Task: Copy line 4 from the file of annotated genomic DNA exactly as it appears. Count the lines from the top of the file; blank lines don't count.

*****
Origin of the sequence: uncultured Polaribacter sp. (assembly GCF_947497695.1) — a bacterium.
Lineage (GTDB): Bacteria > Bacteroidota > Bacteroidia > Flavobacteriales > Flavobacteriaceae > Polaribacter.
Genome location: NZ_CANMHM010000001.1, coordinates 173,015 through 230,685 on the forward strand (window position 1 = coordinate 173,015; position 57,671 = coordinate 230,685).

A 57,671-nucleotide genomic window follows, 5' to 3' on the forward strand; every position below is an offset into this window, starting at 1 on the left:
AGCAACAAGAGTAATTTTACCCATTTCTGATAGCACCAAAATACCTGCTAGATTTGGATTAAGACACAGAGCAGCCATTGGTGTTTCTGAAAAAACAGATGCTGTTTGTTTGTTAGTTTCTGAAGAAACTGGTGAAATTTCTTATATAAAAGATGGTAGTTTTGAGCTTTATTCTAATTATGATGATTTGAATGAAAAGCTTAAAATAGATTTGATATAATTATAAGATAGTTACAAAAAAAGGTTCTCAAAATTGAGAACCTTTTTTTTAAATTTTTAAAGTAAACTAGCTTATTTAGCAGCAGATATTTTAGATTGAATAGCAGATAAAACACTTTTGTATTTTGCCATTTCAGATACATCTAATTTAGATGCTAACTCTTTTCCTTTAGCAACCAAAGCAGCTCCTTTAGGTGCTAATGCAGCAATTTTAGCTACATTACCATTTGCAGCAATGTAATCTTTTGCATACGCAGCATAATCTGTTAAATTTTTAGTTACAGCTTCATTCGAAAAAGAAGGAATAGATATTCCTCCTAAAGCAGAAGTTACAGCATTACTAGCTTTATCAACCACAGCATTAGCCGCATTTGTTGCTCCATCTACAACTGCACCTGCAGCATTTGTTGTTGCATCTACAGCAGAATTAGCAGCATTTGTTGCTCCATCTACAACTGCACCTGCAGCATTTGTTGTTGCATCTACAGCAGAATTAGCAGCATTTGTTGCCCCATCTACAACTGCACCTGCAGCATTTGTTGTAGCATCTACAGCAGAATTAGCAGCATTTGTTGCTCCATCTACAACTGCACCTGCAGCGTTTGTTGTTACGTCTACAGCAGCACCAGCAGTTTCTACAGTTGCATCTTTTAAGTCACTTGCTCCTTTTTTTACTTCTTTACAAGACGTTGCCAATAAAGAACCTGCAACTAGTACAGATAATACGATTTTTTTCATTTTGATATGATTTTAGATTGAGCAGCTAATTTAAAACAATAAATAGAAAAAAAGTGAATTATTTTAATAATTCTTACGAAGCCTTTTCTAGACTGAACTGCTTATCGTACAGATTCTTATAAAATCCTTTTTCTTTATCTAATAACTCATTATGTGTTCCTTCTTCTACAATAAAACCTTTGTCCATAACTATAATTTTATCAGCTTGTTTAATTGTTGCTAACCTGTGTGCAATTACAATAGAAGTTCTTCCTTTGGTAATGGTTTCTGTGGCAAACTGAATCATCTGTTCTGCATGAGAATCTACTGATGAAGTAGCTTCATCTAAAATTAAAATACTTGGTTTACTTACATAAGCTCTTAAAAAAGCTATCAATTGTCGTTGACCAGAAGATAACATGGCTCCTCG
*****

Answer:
A 57,671-nucleotide genomic window follows, 5' to 3' on the forward strand; every position below is an offset into this window, starting at 1 on the left: